World Watch: Fresh Pain from Old Wounds

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The February release of 222 political prisoners from Nicaragua has been heralded by some as an olive branch and by others as another worrisome signal of Nicaraguan President Daniel Ortega’s hardening authoritarianism.

While no sanctions from the United States were lifted after the exchange, Secretary of State Antony Blinken signaled that the episode opened lines of communication with the potential to lift sanctions in the future.

Yet the manner of the release of the 222 only heightened authoritarianism within the Central American regime. In the hours after the prisoners were released and put on a plane bound for the United States, the national assembly amended the Nicaraguan constitution to revoke the citizenship of these “traitors of the nation” — an act illegal under international law. This leaves  the released prisoners stateless. One week later, the judiciary applied the new conditions of citizenship, along with the 2014 laws defining “traitors to the country” and existing criminal asset forfeiture laws, to seize the property of 94 of the exiles.

Since he was returned to the presidency of Nicaragua in 2007, Ortega has consolidated his power by removing term limits, passing the “traitors” laws and jailing political opponents before his last election. He and his wife, Vice President Rosario Murillo, are now one year into Ortega’s fourth consecutive five-year term.

Ortega was first elected president in 1984 by a supermajority in what independent observers viewed as a fair election. The Reagan Administration disagreed and began funneling arms and money to the government’s violent opposition, the Contras, in the infamous Iran-Contra Affair. After Ortega’s first presidency, his party fell out of power until he regained the presidency in a 2006 election by a plurality of the vote.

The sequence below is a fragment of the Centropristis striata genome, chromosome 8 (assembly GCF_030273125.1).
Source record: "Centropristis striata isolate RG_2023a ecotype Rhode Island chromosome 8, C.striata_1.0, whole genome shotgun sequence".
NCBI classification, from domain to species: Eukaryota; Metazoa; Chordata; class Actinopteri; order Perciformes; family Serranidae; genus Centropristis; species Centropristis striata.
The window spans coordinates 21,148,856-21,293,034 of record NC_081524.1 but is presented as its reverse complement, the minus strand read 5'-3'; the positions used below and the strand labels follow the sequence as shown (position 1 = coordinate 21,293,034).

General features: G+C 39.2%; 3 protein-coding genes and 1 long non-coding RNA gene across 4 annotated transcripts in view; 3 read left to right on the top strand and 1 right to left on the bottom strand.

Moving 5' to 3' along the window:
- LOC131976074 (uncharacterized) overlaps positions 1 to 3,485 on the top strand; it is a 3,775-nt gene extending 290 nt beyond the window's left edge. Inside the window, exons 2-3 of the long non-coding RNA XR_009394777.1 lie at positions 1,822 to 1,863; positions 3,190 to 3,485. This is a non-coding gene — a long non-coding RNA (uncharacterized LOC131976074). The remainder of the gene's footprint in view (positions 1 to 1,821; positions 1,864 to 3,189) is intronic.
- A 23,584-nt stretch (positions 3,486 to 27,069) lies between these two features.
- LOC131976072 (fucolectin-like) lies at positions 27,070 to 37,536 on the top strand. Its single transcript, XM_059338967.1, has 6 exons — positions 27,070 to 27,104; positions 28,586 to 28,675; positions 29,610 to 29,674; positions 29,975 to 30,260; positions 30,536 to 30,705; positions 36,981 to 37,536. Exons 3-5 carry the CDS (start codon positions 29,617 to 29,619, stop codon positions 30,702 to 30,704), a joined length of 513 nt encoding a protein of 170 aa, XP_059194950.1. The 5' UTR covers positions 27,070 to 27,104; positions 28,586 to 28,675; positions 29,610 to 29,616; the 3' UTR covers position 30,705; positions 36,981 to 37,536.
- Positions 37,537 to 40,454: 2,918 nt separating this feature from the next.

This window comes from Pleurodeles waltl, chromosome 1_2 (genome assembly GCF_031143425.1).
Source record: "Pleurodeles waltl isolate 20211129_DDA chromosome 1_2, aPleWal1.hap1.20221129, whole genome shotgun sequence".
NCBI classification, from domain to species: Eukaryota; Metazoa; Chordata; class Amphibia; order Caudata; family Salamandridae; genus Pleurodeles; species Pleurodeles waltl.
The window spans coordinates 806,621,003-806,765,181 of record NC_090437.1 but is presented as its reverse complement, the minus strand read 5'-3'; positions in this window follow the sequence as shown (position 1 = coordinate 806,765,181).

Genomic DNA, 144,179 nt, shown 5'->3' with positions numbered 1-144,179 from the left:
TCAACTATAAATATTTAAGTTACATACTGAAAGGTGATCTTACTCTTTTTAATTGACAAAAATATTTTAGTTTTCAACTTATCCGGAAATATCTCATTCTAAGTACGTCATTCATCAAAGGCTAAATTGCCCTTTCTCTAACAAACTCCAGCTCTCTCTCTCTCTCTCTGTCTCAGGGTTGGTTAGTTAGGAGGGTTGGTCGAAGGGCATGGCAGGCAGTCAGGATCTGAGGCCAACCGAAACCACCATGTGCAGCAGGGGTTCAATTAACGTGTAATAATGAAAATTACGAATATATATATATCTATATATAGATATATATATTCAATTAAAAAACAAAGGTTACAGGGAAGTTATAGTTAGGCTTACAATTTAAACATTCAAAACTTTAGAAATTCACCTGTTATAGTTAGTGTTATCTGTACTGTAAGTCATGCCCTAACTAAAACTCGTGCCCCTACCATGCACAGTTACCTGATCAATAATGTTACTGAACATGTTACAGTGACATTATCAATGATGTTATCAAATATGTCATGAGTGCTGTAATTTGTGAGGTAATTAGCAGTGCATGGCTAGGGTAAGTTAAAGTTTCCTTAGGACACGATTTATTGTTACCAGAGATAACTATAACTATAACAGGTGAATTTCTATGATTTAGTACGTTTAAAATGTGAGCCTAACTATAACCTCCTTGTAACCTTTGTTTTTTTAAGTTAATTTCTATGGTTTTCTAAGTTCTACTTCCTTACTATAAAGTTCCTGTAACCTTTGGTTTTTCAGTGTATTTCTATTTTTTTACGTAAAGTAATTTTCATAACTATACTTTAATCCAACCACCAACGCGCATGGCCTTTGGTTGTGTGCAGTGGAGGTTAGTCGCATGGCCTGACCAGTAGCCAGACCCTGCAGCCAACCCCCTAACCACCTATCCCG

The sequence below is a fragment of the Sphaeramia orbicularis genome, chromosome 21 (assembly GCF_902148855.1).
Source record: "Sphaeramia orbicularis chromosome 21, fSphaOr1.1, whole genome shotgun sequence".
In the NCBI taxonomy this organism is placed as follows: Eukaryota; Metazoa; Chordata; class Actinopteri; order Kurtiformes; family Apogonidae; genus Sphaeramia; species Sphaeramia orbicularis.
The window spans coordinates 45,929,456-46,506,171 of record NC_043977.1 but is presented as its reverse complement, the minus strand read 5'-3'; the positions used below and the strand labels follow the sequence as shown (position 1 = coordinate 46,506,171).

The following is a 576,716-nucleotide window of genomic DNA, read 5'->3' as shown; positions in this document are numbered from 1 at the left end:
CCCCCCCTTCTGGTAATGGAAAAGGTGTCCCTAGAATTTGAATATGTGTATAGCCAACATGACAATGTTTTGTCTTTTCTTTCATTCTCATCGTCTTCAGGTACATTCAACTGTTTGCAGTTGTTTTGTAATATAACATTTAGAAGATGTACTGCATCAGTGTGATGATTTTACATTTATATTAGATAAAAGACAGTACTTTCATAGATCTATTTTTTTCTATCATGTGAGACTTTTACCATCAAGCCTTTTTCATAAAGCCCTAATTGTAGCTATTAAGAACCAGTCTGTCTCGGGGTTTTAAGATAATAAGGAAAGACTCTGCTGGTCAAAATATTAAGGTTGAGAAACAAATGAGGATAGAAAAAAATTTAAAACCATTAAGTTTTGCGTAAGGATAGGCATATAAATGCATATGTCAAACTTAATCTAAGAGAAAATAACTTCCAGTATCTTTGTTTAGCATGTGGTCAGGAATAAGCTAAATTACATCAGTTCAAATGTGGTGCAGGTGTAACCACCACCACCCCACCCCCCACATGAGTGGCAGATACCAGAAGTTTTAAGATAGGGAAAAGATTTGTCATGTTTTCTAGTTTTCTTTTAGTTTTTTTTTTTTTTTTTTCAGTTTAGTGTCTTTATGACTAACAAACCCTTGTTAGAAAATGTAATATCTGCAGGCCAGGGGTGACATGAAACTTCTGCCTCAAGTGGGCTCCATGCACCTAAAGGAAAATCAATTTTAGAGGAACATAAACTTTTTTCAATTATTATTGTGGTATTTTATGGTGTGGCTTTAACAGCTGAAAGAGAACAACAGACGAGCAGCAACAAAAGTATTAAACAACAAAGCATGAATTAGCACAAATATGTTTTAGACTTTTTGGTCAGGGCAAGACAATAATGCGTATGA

In April of 2018, Ortega’s government reacted with deadly violence to student protests in support of pensioners and  social security benefits, killing 25 people. More died in subsequent protests, and on Mother’s Day that year, police killed 20 people and wounded more than 100 others who were marching in grief and protest of the previous killings. In the years since, Ortega has imprisoned politicians, journalists, public figures and Catholic clergy. Through 2022, his government expelled hundreds of religious and civil society organizations from the country, especially those based in the United States. 

The 222 exiled prisoners might have been 224 had Bishop Rolando Álvarez and one other detainee not refused to leave Nicaragua for the United States. Bishop Álvarez was then sentenced to 26 years in prison under the “traitor” laws. He, too, was stripped of his citizenship.

In a statement, the Organization of American States stressed that the release was no “liberation” and that the full restoration of rights is due. Archbishop Timothy P. Broglio, president of the U.S. Conference of Catholic Bishops, said in a statement: “I join our Holy Father, Pope Francis, in his exhortation to those responsible in Nicaragua, that ‘through an open and sincere dialogue, the basis for a respectful and peaceful coexistence might still be found.’”


Join in calling on the Biden Administration to redesignate Nicaragua for the life-saving Temporary Protected Status program (TPS) that protects migrants from deportation proceedings: https:/

For a report on the beginnings of the violent crackdown, see this article from our 2018 Newsnotes: https:/

Read more about the circumstances around the bishop’s arrest and join Pope Francis in prayer for his release

The Maryknoll Office for Global Concerns, based in Washington, D.C., is a resource for Maryknoll on matters of peace, social justice and integrity of creation, and brings Maryknoll’s mission experience into U.S. policy discussions. Phone (202) 832-1780, visit or email

Featured Image: A demonstrator holds a crucifix during a protest against Nicaraguan President Daniel Ortega’s government in Managua on May 15, 2018. More recently, the Ortega Administration has implemented “traitor” laws with the power to strip dissenters of citizenship and seize their assets. (CNS photo/Oswaldo Rivas, Reuters)


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Thomas Gould

Thomas Gould, who earned a bachelor's degree from Yale University, is communications manager for the Maryknoll Office for Global Concerns.